Overcoming Injection Anxiety

Overcoming Injection Anxiety

Worried about your shot? Here’s how to handle it like a pro

Injection Anxiety

Whether it’s for a vaccine or a blood test, getting stuck with a needle is never fun. But for some, the mere idea of a shot in the arm can cause serious anxiety, making the process nearly impossible to get through. 

Immunizations, and the injections that come with them, are important tools for keeping us healthy. And with the prospect of a dangerous COVID-19 surge over the next several months, they’re now more critical than ever — and so is overcoming injection anxiety. 

While most children have needle anxiety, they tend to grow out of it; by young adulthood, only 20 to 30 percent are still afraid. Still, needle fear — which can run the gamut from a vague sense of unease to a full-blown panic attack — remains a deterrent for many. Some 16 percent of adults avoid their yearly flu vaccine because of it.

“Often, needle phobias are accompanied by procedural phobias,” says Beth Salcedo, M.D., a psychiatrist and medical director of the Ross Center in Washington, DC. “That can lead to people not getting treatment for very serious conditions, or avoiding preventive measures, like immunizations, because they’re so afraid.” 

Pain, or fear of pain, is often the main motive behind people’s dread of needles. Perhaps a bad experience with vaccinations in childhood left a negative impression. But whatever the underlying cause, fear and anxiety can intensify pain, reinforcing that negative view.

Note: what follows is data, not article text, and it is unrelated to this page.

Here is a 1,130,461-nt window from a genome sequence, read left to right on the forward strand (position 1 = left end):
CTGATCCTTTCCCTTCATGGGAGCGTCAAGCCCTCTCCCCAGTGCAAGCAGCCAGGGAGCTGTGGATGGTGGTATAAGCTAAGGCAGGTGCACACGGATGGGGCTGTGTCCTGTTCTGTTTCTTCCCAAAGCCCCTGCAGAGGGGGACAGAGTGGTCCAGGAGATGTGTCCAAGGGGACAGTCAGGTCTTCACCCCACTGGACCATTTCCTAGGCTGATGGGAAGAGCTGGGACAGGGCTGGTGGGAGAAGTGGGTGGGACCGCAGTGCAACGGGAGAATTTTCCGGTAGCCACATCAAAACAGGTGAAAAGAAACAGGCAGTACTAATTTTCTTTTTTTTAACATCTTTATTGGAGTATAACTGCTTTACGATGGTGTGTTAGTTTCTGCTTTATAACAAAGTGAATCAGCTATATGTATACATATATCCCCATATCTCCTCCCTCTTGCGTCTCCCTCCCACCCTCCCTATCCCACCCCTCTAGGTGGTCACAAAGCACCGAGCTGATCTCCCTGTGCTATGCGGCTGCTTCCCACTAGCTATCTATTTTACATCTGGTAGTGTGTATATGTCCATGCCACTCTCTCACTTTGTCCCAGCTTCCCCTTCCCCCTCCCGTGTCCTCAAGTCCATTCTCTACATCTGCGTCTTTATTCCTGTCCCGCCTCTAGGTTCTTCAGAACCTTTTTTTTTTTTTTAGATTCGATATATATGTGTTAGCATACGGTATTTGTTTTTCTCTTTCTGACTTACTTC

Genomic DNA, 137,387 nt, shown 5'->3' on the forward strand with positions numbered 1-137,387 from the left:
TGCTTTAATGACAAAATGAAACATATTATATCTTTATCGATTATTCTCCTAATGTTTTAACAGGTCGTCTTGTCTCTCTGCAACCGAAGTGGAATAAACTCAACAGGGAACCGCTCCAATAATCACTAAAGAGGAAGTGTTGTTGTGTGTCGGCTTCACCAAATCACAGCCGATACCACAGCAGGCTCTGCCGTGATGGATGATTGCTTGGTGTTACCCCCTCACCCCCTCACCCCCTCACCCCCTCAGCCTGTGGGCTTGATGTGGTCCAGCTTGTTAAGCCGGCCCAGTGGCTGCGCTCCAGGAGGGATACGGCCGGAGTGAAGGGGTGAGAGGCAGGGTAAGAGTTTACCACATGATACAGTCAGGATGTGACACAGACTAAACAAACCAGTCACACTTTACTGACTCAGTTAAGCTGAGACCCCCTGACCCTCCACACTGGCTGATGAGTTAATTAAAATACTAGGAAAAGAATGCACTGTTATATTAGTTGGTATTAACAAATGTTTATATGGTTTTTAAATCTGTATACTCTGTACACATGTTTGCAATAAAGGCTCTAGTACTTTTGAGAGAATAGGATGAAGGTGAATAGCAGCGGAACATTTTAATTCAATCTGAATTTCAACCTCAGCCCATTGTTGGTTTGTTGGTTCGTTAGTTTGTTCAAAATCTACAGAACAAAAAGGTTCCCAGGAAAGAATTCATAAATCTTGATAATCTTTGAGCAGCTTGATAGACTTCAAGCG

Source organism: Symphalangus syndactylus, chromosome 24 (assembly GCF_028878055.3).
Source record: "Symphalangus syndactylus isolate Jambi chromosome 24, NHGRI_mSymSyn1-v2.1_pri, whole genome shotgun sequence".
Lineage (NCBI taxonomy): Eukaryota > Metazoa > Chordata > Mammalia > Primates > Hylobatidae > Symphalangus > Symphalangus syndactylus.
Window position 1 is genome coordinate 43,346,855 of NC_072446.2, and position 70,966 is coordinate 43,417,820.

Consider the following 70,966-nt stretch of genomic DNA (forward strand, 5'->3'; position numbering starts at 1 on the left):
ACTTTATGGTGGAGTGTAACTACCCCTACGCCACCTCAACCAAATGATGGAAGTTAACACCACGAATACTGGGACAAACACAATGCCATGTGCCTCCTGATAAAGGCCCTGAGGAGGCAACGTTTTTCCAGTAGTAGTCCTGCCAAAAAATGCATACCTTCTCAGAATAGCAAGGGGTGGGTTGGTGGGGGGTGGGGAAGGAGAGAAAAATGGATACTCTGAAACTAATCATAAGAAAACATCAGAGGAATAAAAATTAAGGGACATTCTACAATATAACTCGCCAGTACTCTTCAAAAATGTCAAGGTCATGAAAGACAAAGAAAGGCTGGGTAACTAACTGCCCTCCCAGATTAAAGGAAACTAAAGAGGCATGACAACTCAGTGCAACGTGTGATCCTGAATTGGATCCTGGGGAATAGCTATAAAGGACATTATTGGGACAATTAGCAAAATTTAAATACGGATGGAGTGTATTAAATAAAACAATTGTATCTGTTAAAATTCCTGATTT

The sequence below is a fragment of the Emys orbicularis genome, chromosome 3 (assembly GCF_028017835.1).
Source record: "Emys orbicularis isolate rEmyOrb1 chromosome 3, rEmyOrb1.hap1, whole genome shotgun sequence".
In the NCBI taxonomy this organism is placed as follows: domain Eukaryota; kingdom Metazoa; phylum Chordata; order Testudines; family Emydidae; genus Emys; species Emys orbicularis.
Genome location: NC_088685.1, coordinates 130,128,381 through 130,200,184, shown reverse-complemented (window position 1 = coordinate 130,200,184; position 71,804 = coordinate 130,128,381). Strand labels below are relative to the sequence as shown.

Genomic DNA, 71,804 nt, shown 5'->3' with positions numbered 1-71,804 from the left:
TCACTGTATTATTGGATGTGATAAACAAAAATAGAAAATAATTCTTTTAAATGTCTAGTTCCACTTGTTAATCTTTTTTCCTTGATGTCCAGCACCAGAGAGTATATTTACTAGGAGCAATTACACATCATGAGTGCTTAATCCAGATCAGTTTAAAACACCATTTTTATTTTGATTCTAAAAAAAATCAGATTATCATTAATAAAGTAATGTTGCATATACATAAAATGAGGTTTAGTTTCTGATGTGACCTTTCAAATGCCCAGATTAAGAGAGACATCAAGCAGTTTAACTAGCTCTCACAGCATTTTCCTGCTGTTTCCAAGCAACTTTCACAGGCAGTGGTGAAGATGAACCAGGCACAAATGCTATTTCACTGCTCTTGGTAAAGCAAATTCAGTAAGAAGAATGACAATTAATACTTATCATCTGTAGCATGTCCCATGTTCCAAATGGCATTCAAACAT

People with a needle phobia, known as trypanophobia, worry about having panic symptoms, such as dizziness and fainting. “It makes a lot of people feel like they’re either going to faint or die or something horrible is going to happen,” says Dr. Salcedo. “It’s not so much just the needle they want to avoid, it’s everything around it.”

Luckily, there are ways to cope. Whether needles cause you minor jitters or high anxiety, these tips can help you get through the process.

Before a Shot
Before you even set foot in the doctor’s office or pharmacy for a shot, you can prepare yourself to have a positive experience. 

  • Numb the injection area. An over-the-counter topical anesthetic, such as an ointment containing lidocaine, can block pain signals to your skin. These pain-relieving creams take time to work, so ask your doctor or pharmacist how long before a shot you should rub it on. Another option is a cooling spray, or vapocoolant, which can reduce the sensitivity of nerve endings. Apply it to the injection site immediately before your shot. 
  • Practice mindfulness meditation. When you’re worried about something, the tendency is to hyperfocus on it, says Dr. Salcedo. And that can intensify negative feelings. Mindfulness meditation helps redirect your attention to the here and now — and away from that future shot. “For someone who has a significant fear of needles, practicing mindful meditation is good for a lot of different reasons,” says Dr. Salcedo. Many hospital systems offer Mindfulness-Based Stress Reduction, or MBSR. This eight-week course has been shown to reduce anxiety, depression, and chronic pain. Ask your doctor if such a program might be available to you. Or get started now by downloading a free mindfulness meditation app, such as Insight Timer or Smiling Mind. Whichever method you choose, understand that for mindfulness meditation to be effective, you should practice it on a regular basis.
  • Tell your health care professional. Letting the doctor, nurse or pharmacist know helps them help you. They can use a smaller needle or a numbing agent, for example. 

During the Shot
The shot itself takes only a few seconds, but setting it up may take longer. And that’s when your fears can get the best of you.